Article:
Here’s a simple, but not simplistic, practice you can start building into your daily activities. Whenever you engage in a conversation aimed at clarifying or making a decision, ask - at the appropriate moments:
When you ask about other options, you’re going beyond what is currently being considered. Group dynamics often make what’s on the table appear as if it’s the only possibility. But it rarely is. The group is most comfortable with that belief, though, and once an option is chosen, unlikely to consider anything else.
Asking about what we are not seeing or saying prompts you to consider whether you’re basing your judgments on the best available information. Are we sufficiently well- informed to make the decision? Or is there information we should have, or would like to have, that would significantly increase the quality of our understanding? If that information can be defined, how can we get access to it?
Keep repeating the questions until you feel they’ve been answered sufficiently, and don’t accept automatic responses (although that’s what you might get from your counterparts who aren’t comfortable with the practice). You are likely to break through the mental barriers of group think and explore new territory with these two simple, yet extraordinary, questions.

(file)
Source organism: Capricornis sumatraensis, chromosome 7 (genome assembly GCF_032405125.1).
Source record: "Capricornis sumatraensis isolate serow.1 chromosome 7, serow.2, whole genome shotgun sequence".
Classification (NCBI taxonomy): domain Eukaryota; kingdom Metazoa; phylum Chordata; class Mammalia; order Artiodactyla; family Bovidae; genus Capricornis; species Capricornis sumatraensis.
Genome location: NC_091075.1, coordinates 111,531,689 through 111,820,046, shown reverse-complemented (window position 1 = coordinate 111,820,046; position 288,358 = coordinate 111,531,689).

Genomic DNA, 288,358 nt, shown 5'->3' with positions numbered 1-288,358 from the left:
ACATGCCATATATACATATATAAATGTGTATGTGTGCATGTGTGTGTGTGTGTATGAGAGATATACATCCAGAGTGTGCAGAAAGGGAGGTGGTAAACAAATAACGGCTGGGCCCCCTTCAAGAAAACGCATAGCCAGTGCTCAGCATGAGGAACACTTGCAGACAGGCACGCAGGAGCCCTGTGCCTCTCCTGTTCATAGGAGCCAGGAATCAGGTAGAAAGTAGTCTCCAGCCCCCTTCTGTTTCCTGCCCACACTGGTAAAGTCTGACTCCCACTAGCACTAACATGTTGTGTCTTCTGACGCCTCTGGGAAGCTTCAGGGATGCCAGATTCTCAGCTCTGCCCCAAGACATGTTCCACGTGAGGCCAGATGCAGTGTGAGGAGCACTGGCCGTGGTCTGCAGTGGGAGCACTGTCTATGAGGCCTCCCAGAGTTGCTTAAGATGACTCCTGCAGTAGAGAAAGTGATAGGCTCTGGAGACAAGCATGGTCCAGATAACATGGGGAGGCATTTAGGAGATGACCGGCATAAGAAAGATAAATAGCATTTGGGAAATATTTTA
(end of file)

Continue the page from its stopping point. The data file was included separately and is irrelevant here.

Harness them, ask them repeatedly, and integrate them into your leadership toolbox. They might just save you from falling victim to your mental models.
The way we look and think about the world is based on what psychologists call our mental model. It’s the collective set of beliefs and assumptions that we make about reality and how it works (e.g. your industry, your customers’ preferences, your uniqueness, etc). This powerful belief system helps us quickly make sense of situations, simplifying what is inherently complex.
But the system also works against us, because it dislikes information that doesn’t fit. This information leads to what psychologists call cognitive dissonance, a state of confusion that we prefer to avoid. To evade that uncomfortable state, we simply dismiss the information—and in turn potentially limit our options and make the wrong decisions.